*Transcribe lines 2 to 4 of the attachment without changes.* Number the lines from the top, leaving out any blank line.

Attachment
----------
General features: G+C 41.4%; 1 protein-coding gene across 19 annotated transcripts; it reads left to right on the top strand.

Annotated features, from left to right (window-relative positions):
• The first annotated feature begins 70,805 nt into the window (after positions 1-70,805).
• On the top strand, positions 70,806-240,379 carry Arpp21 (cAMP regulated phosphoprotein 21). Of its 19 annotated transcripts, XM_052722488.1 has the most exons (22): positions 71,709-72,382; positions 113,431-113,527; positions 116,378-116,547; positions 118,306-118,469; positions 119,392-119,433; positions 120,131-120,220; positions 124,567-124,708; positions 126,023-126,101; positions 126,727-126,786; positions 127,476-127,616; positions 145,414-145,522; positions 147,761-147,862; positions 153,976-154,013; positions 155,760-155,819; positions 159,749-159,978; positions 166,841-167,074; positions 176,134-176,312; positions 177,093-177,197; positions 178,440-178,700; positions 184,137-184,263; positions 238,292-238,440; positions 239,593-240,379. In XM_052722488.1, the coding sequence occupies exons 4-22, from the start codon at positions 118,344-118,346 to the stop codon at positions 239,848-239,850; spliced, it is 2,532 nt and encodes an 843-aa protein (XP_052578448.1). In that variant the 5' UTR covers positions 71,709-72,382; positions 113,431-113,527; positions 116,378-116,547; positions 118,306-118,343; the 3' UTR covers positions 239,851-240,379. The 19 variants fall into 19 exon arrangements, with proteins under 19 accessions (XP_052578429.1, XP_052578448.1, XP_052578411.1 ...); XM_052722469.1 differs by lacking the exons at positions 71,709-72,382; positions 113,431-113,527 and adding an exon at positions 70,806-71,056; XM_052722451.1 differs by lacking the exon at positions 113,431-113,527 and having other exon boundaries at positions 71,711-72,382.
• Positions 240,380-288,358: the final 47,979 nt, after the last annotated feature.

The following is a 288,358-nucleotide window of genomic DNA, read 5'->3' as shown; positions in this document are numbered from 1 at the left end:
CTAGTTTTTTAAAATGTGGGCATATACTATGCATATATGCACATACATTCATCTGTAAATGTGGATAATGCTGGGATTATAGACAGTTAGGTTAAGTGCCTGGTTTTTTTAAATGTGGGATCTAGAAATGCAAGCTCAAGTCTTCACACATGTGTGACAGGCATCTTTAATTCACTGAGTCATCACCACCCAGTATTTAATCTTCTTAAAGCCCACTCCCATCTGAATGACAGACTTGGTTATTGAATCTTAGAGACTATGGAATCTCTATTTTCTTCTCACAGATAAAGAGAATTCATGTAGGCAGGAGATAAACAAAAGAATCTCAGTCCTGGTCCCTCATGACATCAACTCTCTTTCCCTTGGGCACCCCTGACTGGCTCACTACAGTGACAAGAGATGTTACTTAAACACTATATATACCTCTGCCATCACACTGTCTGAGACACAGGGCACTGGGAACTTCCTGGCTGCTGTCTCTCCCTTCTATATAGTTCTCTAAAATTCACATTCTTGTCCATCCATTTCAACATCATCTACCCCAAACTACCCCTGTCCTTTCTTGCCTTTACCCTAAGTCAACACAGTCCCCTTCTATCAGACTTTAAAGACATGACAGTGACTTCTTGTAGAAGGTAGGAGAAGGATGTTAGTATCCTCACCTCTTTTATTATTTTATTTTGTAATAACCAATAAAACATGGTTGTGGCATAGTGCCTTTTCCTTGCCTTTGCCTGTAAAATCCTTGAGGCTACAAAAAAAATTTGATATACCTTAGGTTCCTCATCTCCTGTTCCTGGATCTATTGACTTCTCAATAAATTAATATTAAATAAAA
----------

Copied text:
Annotated features, from left to right (window-relative positions):
• The first annotated feature begins 70,805 nt into the window (after positions 1-70,805).
• On the top strand, positions 70,806-240,379 carry Arpp21 (cAMP regulated phosphoprotein 21). Of its 19 annotated transcripts, XM_052722488.1 has the most exons (22): positions 71,709-72,382; positions 113,431-113,527; positions 116,378-116,547; positions 118,306-118,469; positions 119,392-119,433; positions 120,131-120,220; positions 124,567-124,708; positions 126,023-126,101; positions 126,727-126,786; positions 127,476-127,616; positions 145,414-145,522; positions 147,761-147,862; positions 153,976-154,013; positions 155,760-155,819; positions 159,749-159,978; positions 166,841-167,074; positions 176,134-176,312; positions 177,093-177,197; positions 178,440-178,700; positions 184,137-184,263; positions 238,292-238,440; positions 239,593-240,379. In XM_052722488.1, the coding sequence occupies exons 4-22, from the start codon at positions 118,344-118,346 to the stop codon at positions 239,848-239,850; spliced, it is 2,532 nt and encodes an 843-aa protein (XP_052578448.1). In that variant the 5' UTR covers positions 71,709-72,382; positions 113,431-113,527; positions 116,378-116,547; positions 118,306-118,343; the 3' UTR covers positions 239,851-240,379. The 19 variants fall into 19 exon arrangements, with proteins under 19 accessions (XP_052578429.1, XP_052578448.1, XP_052578411.1 ...); XM_052722469.1 differs by lacking the exons at positions 71,709-72,382; positions 113,431-113,527 and adding an exon at positions 70,806-71,056; XM_052722451.1 differs by lacking the exon at positions 113,431-113,527 and having other exon boundaries at positions 71,711-72,382.